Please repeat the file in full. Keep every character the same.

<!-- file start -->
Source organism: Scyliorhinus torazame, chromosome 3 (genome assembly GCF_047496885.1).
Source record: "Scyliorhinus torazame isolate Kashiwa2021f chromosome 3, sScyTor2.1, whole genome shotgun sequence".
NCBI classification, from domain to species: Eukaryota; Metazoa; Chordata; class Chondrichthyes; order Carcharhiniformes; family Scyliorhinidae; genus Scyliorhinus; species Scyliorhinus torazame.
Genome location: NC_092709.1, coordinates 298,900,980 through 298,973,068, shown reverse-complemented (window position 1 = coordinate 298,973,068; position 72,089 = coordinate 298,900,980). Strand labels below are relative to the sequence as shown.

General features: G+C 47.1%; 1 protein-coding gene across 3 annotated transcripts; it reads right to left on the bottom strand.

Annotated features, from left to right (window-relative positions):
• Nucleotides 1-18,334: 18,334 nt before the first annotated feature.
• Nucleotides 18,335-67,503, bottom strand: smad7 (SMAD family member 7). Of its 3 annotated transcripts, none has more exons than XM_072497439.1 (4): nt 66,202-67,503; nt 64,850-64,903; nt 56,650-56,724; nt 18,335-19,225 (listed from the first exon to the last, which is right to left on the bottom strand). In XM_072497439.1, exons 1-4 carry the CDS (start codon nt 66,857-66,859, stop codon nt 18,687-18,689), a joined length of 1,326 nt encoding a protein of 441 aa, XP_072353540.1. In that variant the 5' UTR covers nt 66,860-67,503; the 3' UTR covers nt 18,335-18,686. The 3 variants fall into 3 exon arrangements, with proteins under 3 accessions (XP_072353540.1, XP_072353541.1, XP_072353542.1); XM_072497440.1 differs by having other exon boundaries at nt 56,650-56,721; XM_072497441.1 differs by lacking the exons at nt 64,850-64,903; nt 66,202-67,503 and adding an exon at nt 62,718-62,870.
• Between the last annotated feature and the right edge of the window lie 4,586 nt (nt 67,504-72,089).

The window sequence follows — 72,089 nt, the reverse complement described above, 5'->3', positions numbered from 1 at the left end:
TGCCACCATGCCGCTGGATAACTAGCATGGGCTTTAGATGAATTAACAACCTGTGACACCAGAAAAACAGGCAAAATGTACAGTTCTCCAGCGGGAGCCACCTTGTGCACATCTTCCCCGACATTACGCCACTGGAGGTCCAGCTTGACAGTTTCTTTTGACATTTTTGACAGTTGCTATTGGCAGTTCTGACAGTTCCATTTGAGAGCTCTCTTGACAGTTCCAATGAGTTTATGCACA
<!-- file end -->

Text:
Source organism: Scyliorhinus torazame, chromosome 3 (genome assembly GCF_047496885.1).
Source record: "Scyliorhinus torazame isolate Kashiwa2021f chromosome 3, sScyTor2.1, whole genome shotgun sequence".
NCBI classification, from domain to species: Eukaryota; Metazoa; Chordata; class Chondrichthyes; order Carcharhiniformes; family Scyliorhinidae; genus Scyliorhinus; species Scyliorhinus torazame.
Genome location: NC_092709.1, coordinates 298,900,980 through 298,973,068, shown reverse-complemented (window position 1 = coordinate 298,973,068; position 72,089 = coordinate 298,900,980). Strand labels below are relative to the sequence as shown.

General features: G+C 47.1%; 1 protein-coding gene across 3 annotated transcripts; it reads right to left on the bottom strand.

Annotated features, from left to right (window-relative positions):
• Nucleotides 1-18,334: 18,334 nt before the first annotated feature.
• Nucleotides 18,335-67,503, bottom strand: smad7 (SMAD family member 7). Of its 3 annotated transcripts, none has more exons than XM_072497439.1 (4): nt 66,202-67,503; nt 64,850-64,903; nt 56,650-56,724; nt 18,335-19,225 (listed from the first exon to the last, which is right to left on the bottom strand). In XM_072497439.1, exons 1-4 carry the CDS (start codon nt 66,857-66,859, stop codon nt 18,687-18,689), a joined length of 1,326 nt encoding a protein of 441 aa, XP_072353540.1. In that variant the 5' UTR covers nt 66,860-67,503; the 3' UTR covers nt 18,335-18,686. The 3 variants fall into 3 exon arrangements, with proteins under 3 accessions (XP_072353540.1, XP_072353541.1, XP_072353542.1); XM_072497440.1 differs by having other exon boundaries at nt 56,650-56,721; XM_072497441.1 differs by lacking the exons at nt 64,850-64,903; nt 66,202-67,503 and adding an exon at nt 62,718-62,870.
• Between the last annotated feature and the right edge of the window lie 4,586 nt (nt 67,504-72,089).

The window sequence follows — 72,089 nt, the reverse complement described above, 5'->3', positions numbered from 1 at the left end:
TGCCACCATGCCGCTGGATAACTAGCATGGGCTTTAGATGAATTAACAACCTGTGACACCAGAAAAACAGGCAAAATGTACAGTTCTCCAGCGGGAGCCACCTTGTGCACATCTTCCCCGACATTACGCCACTGGAGGTCCAGCTTGACAGTTTCTTTTGACATTTTTGACAGTTGCTATTGGCAGTTCTGACAGTTCCATTTGAGAGCTCTCTTGACAGTTCCAATGAGTTTATGCACA